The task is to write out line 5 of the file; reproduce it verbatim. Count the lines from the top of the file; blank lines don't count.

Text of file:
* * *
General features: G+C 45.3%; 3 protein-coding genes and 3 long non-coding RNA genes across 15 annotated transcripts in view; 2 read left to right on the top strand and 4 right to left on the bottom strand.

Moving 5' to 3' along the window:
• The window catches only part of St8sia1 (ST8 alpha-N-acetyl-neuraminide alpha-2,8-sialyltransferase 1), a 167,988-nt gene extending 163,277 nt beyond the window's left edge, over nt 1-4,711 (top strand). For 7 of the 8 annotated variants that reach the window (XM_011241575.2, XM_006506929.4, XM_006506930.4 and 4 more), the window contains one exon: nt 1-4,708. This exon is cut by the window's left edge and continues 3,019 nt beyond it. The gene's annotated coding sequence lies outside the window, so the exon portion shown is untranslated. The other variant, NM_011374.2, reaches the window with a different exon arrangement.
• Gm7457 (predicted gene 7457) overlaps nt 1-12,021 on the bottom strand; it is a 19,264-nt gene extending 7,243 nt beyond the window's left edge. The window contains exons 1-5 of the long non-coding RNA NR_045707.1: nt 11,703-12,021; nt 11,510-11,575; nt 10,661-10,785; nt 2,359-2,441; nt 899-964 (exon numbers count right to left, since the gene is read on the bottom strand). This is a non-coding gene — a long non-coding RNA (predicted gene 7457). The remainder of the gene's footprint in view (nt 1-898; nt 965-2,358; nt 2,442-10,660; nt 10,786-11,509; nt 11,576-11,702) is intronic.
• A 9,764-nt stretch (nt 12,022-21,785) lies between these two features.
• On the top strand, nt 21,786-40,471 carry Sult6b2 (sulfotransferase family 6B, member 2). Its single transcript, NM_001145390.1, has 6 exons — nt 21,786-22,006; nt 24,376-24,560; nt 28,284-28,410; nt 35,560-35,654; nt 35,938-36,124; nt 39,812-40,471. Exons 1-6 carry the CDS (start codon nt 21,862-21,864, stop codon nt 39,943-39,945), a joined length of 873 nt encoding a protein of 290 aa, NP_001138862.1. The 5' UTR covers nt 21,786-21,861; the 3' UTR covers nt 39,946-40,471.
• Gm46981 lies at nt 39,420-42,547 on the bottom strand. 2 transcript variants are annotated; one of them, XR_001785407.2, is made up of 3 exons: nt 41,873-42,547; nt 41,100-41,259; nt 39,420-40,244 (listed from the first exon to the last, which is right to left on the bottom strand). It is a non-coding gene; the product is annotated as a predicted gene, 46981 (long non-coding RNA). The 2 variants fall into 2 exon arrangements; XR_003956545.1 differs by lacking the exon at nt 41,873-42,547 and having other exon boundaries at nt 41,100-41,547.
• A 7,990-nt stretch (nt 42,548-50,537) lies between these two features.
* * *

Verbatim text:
• A 9,764-nt stretch (nt 12,022-21,785) lies between these two features.